Corporate Europe Observatory

Exposing the power of corporate lobbying in the EU

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Europe Inc.

Europe Inc., published in 2000 by Pluto Press (2nd edition in 2003, can be ordered on line) in association with Corporate Europe Observatory, provides a unique and comprehensive overview of the systematic ways in which transnational corporations – working through lobby groups – have succeeded in influencing a wide range of policies of the EU and other international institutions, such as the OECD, WTO and the United Nations. The authors cover the major players in these anti-democratic practices and analyse the structural and political factors which have enabled transnational corporations to become such a dominant force in politics.

 

CEO presents some first reflections on the UK's vote for Brexit.

Think tanks work all around the institutions of the European Union but how they work and who they work with is often less clear. Our new report offers a closer look at these supposedly impartial hubs of expertise and highlights how the think-tank status has become a convenient vehicle for corporate lobbying activities.

The European Commission proposal on scientific criteria defining endocrine disruptors (EDCs) is the latest dangerous outgrowth of a highly toxic debate. The chemical lobby, supported by certain Commission factions (notably DG SANTE and the Secretary-General) and some member states (UK and Germany), has put significant obstacles in the way of effective public health and environment regulation.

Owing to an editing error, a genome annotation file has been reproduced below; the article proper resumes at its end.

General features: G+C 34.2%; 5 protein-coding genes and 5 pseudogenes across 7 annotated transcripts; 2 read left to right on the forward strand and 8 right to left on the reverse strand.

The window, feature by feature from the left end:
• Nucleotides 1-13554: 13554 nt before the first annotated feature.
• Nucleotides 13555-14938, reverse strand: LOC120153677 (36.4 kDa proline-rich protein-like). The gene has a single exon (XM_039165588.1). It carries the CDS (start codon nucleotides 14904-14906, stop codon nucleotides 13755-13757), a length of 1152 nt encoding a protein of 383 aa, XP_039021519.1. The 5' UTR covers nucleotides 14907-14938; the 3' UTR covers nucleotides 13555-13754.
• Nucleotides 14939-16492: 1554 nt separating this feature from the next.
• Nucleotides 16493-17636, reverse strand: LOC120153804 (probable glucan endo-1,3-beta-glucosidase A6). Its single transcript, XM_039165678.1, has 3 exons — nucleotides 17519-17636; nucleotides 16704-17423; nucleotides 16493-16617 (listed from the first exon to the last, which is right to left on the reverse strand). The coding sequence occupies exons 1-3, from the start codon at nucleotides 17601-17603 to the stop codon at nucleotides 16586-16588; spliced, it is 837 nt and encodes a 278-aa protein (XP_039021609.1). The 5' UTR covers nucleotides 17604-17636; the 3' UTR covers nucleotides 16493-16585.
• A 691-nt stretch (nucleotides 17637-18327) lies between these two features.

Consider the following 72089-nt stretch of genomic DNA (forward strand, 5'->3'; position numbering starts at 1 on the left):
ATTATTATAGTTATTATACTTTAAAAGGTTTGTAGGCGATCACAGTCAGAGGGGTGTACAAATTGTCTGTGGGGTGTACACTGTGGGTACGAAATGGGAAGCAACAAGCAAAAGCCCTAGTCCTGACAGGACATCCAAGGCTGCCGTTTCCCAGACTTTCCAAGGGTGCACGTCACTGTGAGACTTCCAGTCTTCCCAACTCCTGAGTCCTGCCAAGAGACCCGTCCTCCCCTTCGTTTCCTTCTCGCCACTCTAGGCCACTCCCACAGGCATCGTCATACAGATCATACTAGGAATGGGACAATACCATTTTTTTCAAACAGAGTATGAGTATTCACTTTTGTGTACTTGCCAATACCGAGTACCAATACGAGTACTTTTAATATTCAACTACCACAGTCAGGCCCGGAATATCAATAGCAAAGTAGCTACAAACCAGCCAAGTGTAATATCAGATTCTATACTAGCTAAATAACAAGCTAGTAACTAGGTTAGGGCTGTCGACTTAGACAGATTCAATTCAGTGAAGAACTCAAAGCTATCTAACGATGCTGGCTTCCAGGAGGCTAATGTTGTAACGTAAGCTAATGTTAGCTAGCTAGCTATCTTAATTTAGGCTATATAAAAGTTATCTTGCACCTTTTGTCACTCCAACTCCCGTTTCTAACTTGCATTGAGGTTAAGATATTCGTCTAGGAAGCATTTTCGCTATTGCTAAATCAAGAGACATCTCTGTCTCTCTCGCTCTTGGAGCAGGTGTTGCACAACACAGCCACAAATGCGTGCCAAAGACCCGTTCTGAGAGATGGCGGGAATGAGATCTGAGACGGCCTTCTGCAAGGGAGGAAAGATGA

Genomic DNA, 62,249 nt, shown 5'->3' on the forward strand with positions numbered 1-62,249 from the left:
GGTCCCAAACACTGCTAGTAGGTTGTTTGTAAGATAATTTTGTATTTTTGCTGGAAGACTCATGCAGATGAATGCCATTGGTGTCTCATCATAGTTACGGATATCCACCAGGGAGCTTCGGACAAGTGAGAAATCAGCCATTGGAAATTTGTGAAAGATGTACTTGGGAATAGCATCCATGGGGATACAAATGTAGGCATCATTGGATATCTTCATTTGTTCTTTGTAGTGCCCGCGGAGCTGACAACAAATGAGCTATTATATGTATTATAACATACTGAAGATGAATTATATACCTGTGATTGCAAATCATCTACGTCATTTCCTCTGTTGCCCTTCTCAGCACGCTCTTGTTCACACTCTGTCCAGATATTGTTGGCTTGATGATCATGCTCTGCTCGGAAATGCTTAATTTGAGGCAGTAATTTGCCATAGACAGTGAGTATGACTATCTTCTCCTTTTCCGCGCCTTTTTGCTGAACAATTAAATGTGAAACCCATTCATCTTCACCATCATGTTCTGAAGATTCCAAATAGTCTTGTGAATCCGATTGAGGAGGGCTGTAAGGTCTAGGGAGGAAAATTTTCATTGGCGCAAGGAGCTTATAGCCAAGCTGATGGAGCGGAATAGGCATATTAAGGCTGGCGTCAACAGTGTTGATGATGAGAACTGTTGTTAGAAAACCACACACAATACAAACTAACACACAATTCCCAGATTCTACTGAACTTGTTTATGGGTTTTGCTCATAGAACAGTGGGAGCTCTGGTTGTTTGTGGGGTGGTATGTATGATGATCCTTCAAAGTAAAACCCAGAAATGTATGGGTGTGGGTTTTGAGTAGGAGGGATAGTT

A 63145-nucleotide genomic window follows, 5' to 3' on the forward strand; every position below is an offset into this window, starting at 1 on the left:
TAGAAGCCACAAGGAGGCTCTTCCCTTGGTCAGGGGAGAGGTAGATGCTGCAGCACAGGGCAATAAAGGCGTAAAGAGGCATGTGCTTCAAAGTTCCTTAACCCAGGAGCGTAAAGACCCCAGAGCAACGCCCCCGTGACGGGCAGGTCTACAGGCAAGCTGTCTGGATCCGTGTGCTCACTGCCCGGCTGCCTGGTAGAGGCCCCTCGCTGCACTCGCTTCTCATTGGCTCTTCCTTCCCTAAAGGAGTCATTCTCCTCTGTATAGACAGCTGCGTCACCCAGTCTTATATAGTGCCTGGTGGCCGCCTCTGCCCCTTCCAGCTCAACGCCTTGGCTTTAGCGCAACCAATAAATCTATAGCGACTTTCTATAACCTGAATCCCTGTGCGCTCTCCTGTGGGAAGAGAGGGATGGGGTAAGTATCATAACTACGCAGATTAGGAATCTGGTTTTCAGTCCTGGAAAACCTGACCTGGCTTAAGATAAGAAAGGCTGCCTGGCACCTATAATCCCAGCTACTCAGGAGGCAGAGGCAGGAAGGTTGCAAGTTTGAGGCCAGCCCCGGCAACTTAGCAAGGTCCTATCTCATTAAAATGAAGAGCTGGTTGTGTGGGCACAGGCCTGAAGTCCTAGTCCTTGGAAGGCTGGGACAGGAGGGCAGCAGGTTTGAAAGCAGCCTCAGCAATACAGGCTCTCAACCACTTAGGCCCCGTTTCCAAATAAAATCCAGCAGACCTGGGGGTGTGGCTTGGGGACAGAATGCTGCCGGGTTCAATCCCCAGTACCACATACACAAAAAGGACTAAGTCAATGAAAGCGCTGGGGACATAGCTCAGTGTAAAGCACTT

In the run up to the UK referendum on EU membership on 23 June, Corporate Europe Observatory has tabled a series of freedom of information requests to find out how UK finance lobbies have been influencing the referendum negotiations and the Capital Markets Union. But the Brexit-Bremain referendum seems to be a freedom of information black hole.

A few weeks after the May coup against Dilma Rousseff by conservative parties backed by the country's largest corporations, Brazil's “interim” government, led by Michel Temer, signed an emergency loan to the State of Rio de Janeiro to help finance infrastructure for the 2016 Olympics. The bailout was conditional to selling off the State's public water supply and sanitation company, the Companhia Estadual de Águas e Esgotos (Cedae). 

When we interviewed City Councillor and chair of Rio’s Special Committee on the Water Crisis Renato Cinco, in December 2015, he was already warning against such privatisation threats and provided important background information on the water situation in Rio.

José Manuel Barroso's move to Goldman Sachs has catapulted the EU’s revolving door problem onto the political agenda. It is symbolic of the excessive corporate influence at the highest levels of the EU.

Corporate Europe Observatory, Friends of the Earth and LobbyControl today wrote to Martin Schulz, President of the European Parliament, calling on him to investigate Angelika Nieber MEP over a possible conflict of interest.

CEO presents some first reflections on the UK's vote for Brexit.

 
 
 
 
 
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The corporate lobby tour